Modular System for Network Payload Analysis
Ruminate is a platform for analyzing data transferred through the network. Ruminate focuses on scalability, flexibility, and the ability to perform arbitrary actions on objects transferred through the network. Ruminate is designed address today's attacks, which are increasingly found in client application objects (like documents or multimedia files) transferred through the network. Another goal of Ruminate is to be able to support the needs of organizations responding to persistent targeted attacks, including collection of layer 7 and embedded client application metadata. Ruminate doesn't do many of the tasks that traditional IDS do, such as packet header analysis, port scan detection, etc. Ruminate is not as well refined as other IDS out there, but the hope is that it will drive research and possibly be of use to operational environments also. Absolute efficiency and elegance of implementation are not current foci of the ruminate project.
Check out Charles's blog posts with a tag of ruminate for recent news.
Blog Post on HTTP 206 and Ruminate
As of yet, no peer reviewed journal articles have been published.
GMU Technical Report 2010-20 This technical report discusseses the benefits ruminate provides, focussing largely on the scalability of the platform and ability to operate on network payload objects, even when high latency or computationally expensive analysis is required.
Future publications will focus on real world detection capbilities of ruminate platform, improvements to the platform, and new detection capabilities facilititated by the ruminate platform.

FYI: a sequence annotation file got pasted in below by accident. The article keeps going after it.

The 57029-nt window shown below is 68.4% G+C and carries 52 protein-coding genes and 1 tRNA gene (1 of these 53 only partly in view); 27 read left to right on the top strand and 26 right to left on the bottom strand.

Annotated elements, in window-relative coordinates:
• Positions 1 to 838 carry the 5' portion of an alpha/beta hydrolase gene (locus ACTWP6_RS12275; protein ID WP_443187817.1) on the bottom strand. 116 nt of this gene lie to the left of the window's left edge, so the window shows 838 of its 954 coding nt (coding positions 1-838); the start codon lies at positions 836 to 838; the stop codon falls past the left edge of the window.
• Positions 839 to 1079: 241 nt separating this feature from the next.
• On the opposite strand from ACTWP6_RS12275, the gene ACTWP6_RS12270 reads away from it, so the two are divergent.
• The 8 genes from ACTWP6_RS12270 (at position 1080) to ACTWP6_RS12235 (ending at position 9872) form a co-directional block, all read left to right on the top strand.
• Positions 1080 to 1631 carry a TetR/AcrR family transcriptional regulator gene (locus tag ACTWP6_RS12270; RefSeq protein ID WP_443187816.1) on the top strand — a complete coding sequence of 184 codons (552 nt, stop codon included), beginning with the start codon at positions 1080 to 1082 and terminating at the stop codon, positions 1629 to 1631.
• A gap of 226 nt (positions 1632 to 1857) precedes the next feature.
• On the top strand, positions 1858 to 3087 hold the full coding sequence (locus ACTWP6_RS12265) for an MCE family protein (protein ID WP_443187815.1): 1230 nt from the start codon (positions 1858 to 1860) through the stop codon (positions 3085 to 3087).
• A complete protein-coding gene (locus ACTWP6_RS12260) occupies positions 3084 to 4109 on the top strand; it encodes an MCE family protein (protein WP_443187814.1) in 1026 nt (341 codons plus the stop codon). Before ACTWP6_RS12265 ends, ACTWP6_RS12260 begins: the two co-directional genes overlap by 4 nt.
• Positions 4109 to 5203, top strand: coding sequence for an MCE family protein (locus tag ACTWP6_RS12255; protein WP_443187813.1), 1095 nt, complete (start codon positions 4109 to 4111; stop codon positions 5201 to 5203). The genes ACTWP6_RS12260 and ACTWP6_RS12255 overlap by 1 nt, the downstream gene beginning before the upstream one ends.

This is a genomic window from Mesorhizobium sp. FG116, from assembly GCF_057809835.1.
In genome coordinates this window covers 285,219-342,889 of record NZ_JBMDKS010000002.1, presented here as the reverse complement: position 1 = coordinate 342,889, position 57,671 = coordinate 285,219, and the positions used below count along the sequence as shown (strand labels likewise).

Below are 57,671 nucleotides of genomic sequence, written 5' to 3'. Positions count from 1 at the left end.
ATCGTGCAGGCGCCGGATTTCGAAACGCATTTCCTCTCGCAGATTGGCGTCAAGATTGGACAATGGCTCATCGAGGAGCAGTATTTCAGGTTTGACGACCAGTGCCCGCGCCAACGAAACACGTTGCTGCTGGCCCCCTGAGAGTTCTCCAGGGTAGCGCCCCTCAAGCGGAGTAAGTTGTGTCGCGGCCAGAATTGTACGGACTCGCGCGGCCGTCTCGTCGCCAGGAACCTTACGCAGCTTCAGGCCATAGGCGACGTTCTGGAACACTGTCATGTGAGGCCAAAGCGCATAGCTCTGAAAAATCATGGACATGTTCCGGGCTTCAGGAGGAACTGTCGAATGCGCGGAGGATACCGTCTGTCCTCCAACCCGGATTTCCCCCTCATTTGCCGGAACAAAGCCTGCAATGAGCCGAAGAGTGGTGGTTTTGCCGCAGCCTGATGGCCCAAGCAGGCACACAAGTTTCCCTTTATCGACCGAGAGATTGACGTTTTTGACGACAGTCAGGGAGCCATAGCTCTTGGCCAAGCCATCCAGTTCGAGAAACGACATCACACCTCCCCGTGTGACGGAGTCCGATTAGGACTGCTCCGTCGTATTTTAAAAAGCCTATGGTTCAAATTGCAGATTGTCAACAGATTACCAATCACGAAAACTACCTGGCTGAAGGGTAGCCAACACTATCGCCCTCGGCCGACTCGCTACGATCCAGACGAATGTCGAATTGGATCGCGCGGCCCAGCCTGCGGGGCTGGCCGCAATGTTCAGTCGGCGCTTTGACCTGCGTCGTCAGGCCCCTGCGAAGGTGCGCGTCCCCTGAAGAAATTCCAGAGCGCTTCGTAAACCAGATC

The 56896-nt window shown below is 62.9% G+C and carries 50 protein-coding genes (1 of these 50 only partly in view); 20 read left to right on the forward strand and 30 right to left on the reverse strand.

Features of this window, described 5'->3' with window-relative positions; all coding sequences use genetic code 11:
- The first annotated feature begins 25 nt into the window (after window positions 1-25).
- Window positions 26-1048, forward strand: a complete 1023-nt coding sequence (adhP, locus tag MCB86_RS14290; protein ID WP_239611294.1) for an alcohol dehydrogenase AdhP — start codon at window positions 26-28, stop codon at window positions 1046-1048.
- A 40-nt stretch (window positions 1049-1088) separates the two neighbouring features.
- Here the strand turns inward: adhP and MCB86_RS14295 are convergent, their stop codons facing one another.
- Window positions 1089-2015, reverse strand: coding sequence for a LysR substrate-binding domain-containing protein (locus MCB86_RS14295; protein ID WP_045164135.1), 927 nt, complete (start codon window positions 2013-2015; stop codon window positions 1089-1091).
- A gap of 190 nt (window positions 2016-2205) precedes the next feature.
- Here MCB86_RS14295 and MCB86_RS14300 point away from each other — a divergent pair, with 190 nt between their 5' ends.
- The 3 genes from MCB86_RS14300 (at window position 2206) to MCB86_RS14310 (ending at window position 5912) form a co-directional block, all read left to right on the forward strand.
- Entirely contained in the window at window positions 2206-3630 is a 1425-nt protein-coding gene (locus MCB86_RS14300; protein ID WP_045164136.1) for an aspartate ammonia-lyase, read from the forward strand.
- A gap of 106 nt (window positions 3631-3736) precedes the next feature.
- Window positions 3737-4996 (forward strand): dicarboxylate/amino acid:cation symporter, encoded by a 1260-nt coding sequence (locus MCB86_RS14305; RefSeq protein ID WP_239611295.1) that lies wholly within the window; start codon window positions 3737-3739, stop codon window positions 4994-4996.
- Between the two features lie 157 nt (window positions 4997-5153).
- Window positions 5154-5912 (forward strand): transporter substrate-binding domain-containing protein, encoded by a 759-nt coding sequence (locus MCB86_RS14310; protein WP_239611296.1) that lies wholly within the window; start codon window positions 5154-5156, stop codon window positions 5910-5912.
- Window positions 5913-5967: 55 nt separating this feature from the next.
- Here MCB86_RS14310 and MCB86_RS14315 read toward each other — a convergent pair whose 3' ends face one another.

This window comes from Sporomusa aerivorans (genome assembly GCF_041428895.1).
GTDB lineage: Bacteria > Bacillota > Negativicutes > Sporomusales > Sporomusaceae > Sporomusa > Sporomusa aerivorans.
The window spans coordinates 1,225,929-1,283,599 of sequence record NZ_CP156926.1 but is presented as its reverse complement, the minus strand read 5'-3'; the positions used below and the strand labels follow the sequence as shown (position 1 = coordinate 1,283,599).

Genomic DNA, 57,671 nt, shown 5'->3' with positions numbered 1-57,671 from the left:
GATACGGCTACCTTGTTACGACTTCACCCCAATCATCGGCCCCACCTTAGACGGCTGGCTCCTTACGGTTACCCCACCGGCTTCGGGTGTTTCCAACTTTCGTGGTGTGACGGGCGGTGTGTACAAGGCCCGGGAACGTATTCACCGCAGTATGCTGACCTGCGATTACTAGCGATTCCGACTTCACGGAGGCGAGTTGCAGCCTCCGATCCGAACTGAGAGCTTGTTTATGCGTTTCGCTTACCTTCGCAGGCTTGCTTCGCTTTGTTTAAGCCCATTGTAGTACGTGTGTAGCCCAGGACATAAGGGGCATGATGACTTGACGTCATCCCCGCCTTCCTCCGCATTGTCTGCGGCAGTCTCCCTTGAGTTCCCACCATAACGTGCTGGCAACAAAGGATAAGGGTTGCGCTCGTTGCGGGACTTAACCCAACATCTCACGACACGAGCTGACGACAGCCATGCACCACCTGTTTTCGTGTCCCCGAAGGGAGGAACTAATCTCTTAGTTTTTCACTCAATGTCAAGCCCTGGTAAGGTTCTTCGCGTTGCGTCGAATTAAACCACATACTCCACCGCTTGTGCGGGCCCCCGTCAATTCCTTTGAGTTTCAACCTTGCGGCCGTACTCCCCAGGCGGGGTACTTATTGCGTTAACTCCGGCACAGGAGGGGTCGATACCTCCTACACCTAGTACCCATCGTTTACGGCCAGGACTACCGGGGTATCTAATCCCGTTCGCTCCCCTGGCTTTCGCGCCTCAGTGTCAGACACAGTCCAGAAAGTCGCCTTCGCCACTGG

Version 20101021 The 20101021 release provides essentially the same functionality as decribed in the 2010-20 technical report.
Version 20110226 This release is much better suited for operational environments. Notable features include significantly improved HTTP parsing including better logging and HTTP 206 defrag and pervasive use of yara.
Between each "major" release weekendly releases that are provided "as is" every weekend or two.
The primary developer/researcher of Rumiante is Charles Smutz who is working towards a PhD.
Angelos Stavrou is advising, directing, and faciltating this research.
Steve Adair is also a collaborator.
If you are interested in collaborating or contributing, contact Charles or Angelos.
Development and testing of ruminate is currently being performed predominately at George Mason University
Thanks to Lockheed Martin for releasing vortex as open source.